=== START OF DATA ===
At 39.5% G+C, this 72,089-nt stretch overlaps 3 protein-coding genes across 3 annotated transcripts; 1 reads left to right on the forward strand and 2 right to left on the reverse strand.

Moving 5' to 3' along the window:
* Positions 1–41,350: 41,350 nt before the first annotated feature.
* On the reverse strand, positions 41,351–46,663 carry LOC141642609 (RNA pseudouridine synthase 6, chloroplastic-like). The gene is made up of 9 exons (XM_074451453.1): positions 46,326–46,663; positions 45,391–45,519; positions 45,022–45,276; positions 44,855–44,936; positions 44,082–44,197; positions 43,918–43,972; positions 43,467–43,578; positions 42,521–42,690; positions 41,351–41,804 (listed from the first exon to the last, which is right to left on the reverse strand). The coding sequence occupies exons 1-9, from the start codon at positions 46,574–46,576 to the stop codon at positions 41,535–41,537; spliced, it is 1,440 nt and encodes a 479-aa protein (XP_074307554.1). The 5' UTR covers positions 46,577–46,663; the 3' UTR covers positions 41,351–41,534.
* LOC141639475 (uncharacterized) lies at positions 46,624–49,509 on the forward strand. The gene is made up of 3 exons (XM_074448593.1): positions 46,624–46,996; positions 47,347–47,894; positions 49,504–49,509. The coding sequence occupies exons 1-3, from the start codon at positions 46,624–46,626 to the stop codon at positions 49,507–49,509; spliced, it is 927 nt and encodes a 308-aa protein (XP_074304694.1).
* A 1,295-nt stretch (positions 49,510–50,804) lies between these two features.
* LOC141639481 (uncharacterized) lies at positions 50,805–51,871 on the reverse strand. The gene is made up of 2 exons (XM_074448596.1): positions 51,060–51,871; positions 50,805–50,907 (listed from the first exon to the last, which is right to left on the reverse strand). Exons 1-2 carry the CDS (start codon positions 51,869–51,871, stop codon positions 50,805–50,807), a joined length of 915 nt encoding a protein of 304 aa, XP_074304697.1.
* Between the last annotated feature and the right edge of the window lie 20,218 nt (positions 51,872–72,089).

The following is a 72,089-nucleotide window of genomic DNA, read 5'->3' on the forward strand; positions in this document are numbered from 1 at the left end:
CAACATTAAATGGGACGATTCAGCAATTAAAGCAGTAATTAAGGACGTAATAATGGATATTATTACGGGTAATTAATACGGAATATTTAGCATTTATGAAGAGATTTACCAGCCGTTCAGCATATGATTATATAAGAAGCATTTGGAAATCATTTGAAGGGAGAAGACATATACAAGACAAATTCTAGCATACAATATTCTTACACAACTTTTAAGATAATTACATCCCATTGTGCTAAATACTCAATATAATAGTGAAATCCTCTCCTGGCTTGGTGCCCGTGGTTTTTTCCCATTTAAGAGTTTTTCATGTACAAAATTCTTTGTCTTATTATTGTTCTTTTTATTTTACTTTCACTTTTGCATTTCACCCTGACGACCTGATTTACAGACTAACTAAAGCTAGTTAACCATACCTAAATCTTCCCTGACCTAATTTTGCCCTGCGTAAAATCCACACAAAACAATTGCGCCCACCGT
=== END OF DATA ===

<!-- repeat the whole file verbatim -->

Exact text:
At 39.5% G+C, this 72,089-nt stretch overlaps 3 protein-coding genes across 3 annotated transcripts; 1 reads left to right on the forward strand and 2 right to left on the reverse strand.

Moving 5' to 3' along the window:
* Positions 1–41,350: 41,350 nt before the first annotated feature.
* On the reverse strand, positions 41,351–46,663 carry LOC141642609 (RNA pseudouridine synthase 6, chloroplastic-like). The gene is made up of 9 exons (XM_074451453.1): positions 46,326–46,663; positions 45,391–45,519; positions 45,022–45,276; positions 44,855–44,936; positions 44,082–44,197; positions 43,918–43,972; positions 43,467–43,578; positions 42,521–42,690; positions 41,351–41,804 (listed from the first exon to the last, which is right to left on the reverse strand). The coding sequence occupies exons 1-9, from the start codon at positions 46,574–46,576 to the stop codon at positions 41,535–41,537; spliced, it is 1,440 nt and encodes a 479-aa protein (XP_074307554.1). The 5' UTR covers positions 46,577–46,663; the 3' UTR covers positions 41,351–41,534.
* LOC141639475 (uncharacterized) lies at positions 46,624–49,509 on the forward strand. The gene is made up of 3 exons (XM_074448593.1): positions 46,624–46,996; positions 47,347–47,894; positions 49,504–49,509. The coding sequence occupies exons 1-3, from the start codon at positions 46,624–46,626 to the stop codon at positions 49,507–49,509; spliced, it is 927 nt and encodes a 308-aa protein (XP_074304694.1).
* A 1,295-nt stretch (positions 49,510–50,804) lies between these two features.
* LOC141639481 (uncharacterized) lies at positions 50,805–51,871 on the reverse strand. The gene is made up of 2 exons (XM_074448596.1): positions 51,060–51,871; positions 50,805–50,907 (listed from the first exon to the last, which is right to left on the reverse strand). Exons 1-2 carry the CDS (start codon positions 51,869–51,871, stop codon positions 50,805–50,807), a joined length of 915 nt encoding a protein of 304 aa, XP_074304697.1.
* Between the last annotated feature and the right edge of the window lie 20,218 nt (positions 51,872–72,089).

The following is a 72,089-nucleotide window of genomic DNA, read 5'->3' on the forward strand; positions in this document are numbered from 1 at the left end:
CAACATTAAATGGGACGATTCAGCAATTAAAGCAGTAATTAAGGACGTAATAATGGATATTATTACGGGTAATTAATACGGAATATTTAGCATTTATGAAGAGATTTACCAGCCGTTCAGCATATGATTATATAAGAAGCATTTGGAAATCATTTGAAGGGAGAAGACATATACAAGACAAATTCTAGCATACAATATTCTTACACAACTTTTAAGATAATTACATCCCATTGTGCTAAATACTCAATATAATAGTGAAATCCTCTCCTGGCTTGGTGCCCGTGGTTTTTTCCCATTTAAGAGTTTTTCATGTACAAAATTCTTTGTCTTATTATTGTTCTTTTTATTTTACTTTCACTTTTGCATTTCACCCTGACGACCTGATTTACAGACTAACTAAAGCTAGTTAACCATACCTAAATCTTCCCTGACCTAATTTTGCCCTGCGTAAAATCCACACAAAACAATTGCGCCCACCGT